The Lebanese Jewish Housewife Who Spied for Israel

Born in Argentina and raised in Jerusalem, Shulamit Kishik-Cohen—who died last week at the age of one-hundred—was married to a wealthy Jewish businessman in Beirut when she was only seventeen. Her career in intelligence began before Israel became a state and lasted until her arrest in 1961. After the Six-Day War, she was released as part of a prisoner exchange and lived out the rest of her life in Israel. Ofer Aderet writes (free registration may be required):

Due to her prominence in the local Jewish community, Kishik-Cohen managed to develop good relations with the Lebanese authorities and to gain the confidence of key people in the country’s leadership. Without ever planning to take such a path, she found she had access to valuable intelligence information. Then, just prior to the outbreak of Israel’s War of Independence in 1948, she began to hear talk of the “extinction of the Jews of the land of Israel,” and knew immediately that it related to military preparations for war against the Jews of Mandatory Palestine. . . .

She contacted officials in the Jewish community in British Mandatory Palestine and offered her services as a spy. In [her memoir], she describes the roundabout way in which she sent her first message to members of the Haganah (the underground, pre-independence army of Palestine’s Jews). She wrote a concealed message, using a method she had learned in the Girl Scouts, in a seemingly innocent-looking letter that on the surface appeared to be asking about how a sick relative was faring. Merchants who worked with her husband in the market in Beirut saw to it that it was passed along, and ultimately it reached its destination in Mandatory Palestine.

The message was understood loud and clear, and a short while later she received her first assignment in her new “profession.” From then until 1961, she operated a spy network that supplied Israel with intelligence information and engaged in smuggling Jews from Arab countries over the Lebanese border into Israel.

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More about: Haganah, Intelligence, Israel & Zionism, Israeli history, Lebanon, Mandate Palestine

 

No, Israel Hasn’t Used Disproportionate Force against Hamas

Aug. 15 2018

Last week, Hamas and other terrorist organizations in Gaza launched nearly 200 rockets and mortars into Israel, in addition to the ongoing makeshift incendiary devices and sporadic sniper fire. Israel responded with an intensive round of airstrikes, which stopped the rockets. Typically, condemnations of the Jewish state’s use of “disproportionate force” followed; and typically, as Peter Lerner, a former IDF spokesman, explains, these were wholly inaccurate:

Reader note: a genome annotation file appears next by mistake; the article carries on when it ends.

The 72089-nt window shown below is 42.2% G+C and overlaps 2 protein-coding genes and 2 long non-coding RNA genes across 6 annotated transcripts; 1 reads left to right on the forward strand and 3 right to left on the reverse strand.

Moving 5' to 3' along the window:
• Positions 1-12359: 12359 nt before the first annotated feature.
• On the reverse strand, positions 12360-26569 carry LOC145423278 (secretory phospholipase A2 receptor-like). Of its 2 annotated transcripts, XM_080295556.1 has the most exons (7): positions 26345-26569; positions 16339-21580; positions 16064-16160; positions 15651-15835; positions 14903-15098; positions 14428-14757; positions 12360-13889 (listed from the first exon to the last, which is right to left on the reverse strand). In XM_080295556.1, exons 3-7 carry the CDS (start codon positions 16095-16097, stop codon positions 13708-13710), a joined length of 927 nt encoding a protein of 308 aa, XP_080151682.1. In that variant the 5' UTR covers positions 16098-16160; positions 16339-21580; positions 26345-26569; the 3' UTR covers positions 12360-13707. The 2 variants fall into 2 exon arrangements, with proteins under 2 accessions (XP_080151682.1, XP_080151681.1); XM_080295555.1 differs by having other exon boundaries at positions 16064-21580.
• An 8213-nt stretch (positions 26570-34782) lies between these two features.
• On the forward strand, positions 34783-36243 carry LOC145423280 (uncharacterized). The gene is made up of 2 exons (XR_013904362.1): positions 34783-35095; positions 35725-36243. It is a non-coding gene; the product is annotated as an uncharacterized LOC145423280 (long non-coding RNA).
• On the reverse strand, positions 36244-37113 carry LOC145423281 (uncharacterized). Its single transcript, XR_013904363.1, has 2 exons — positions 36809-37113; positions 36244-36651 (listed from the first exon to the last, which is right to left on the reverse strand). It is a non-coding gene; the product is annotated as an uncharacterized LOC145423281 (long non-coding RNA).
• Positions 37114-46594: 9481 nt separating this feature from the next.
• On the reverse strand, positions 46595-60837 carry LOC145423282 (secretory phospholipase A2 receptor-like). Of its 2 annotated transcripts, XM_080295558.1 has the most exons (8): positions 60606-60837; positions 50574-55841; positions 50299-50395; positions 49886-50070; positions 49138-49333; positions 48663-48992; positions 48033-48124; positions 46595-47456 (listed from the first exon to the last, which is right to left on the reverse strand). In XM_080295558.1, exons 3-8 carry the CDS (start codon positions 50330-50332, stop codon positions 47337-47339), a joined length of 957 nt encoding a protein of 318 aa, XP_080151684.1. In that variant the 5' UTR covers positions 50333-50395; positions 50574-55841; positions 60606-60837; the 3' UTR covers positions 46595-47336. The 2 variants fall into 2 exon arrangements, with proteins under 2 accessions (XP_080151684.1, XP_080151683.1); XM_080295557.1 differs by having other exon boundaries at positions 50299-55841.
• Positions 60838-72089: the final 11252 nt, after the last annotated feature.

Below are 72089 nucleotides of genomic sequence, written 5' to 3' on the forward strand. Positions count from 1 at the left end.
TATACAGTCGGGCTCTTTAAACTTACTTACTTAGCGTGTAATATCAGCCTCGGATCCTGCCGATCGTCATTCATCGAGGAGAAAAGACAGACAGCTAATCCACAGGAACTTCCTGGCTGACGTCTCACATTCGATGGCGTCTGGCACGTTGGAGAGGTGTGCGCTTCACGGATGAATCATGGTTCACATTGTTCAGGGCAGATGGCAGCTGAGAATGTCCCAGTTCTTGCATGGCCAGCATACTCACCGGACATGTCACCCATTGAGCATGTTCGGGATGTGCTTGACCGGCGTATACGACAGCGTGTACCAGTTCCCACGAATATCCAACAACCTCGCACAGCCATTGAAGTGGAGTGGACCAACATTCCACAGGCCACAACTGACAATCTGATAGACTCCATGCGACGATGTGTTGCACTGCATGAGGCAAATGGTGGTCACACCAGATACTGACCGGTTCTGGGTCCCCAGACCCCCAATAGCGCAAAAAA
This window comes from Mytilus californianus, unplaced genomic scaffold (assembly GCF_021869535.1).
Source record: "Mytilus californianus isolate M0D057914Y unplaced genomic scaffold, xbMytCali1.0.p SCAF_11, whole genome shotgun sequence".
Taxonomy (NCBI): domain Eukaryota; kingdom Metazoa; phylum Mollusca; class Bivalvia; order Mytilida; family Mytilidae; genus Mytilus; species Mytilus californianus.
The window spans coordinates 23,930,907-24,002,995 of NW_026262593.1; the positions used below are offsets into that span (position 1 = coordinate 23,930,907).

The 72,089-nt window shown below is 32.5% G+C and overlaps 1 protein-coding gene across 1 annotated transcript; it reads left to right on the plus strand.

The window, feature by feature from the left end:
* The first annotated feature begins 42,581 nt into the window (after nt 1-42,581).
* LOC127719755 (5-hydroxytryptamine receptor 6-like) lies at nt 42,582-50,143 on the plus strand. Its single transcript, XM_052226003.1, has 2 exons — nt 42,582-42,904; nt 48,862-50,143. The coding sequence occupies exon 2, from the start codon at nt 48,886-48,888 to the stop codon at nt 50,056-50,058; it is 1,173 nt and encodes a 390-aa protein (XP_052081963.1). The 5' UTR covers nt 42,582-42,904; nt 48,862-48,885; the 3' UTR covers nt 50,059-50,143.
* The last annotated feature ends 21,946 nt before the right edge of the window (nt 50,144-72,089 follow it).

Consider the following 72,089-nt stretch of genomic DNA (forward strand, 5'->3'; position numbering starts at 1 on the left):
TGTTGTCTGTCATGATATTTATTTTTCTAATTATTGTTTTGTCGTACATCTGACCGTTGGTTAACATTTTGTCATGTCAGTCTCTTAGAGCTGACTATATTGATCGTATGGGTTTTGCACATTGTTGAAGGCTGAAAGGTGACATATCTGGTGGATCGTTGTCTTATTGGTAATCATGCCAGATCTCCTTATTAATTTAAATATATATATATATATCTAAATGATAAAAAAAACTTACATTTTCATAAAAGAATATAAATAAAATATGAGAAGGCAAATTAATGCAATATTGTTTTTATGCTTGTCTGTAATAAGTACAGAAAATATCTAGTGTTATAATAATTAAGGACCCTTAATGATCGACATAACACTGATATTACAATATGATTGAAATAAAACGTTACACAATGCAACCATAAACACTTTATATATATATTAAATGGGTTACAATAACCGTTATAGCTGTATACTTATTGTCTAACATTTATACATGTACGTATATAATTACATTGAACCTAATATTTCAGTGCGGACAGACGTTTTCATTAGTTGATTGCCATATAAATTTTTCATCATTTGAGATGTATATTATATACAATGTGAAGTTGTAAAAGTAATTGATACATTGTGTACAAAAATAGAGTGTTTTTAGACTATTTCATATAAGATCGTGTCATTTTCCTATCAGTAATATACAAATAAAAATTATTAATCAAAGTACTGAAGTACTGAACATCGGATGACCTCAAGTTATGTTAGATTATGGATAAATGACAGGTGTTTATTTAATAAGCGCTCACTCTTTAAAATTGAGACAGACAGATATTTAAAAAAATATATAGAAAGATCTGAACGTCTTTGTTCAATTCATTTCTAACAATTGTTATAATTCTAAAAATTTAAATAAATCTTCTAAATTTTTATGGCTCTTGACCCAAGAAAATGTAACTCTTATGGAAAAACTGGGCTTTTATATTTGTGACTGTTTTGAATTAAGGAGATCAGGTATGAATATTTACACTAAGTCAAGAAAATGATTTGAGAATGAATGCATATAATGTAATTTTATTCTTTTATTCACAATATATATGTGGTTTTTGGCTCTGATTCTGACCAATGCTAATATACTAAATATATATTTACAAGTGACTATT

The IDF conducted, by its own admission, approximately 180 precision strikes. In the aftermath of those strikes the Hamas Ministry of Health announced that three people had been killed. One of the dead was [identified] as a Hamas terrorist. The two others were reported as civilians: Inas Abu Khmash, a twenty-three-year-old pregnant woman, and her eighteen-month daughter, Bayan. While their deaths are tragic, they are not an indication of a disproportionate response to Hamas’s bombardment of Israel’s southern communities. With . . . 28 Israelis who required medical assistance [and] 30 Iron Dome interceptions, I would argue the heart-rending Palestinian deaths indicate the exact opposite.

The precision strikes on Hamas’s assets with so few deaths show how deep and thorough is the planning process the IDF has put in place. . . . Proportionality in warfare, [however], is not a numbers game, as so many of the journalists I’ve worked with maintain. . . . Proportionality weighs the necessity of a military action against the anguish that the action might cause to civilians in the vicinity. . . . In the case of the last few days, it appears that even intended combatant deaths were [deemed] undesirable, due to their potential to increase the chances of war. . . .

The question that should be repeated is why indiscriminate rocket fire against Israeli civilians from behind Gazan civilians is accepted, underreported, and not condemned.

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More about: Gaza Strip, Hamas, IDF, Israel & Zionism, Israeli-Palestinian Conflict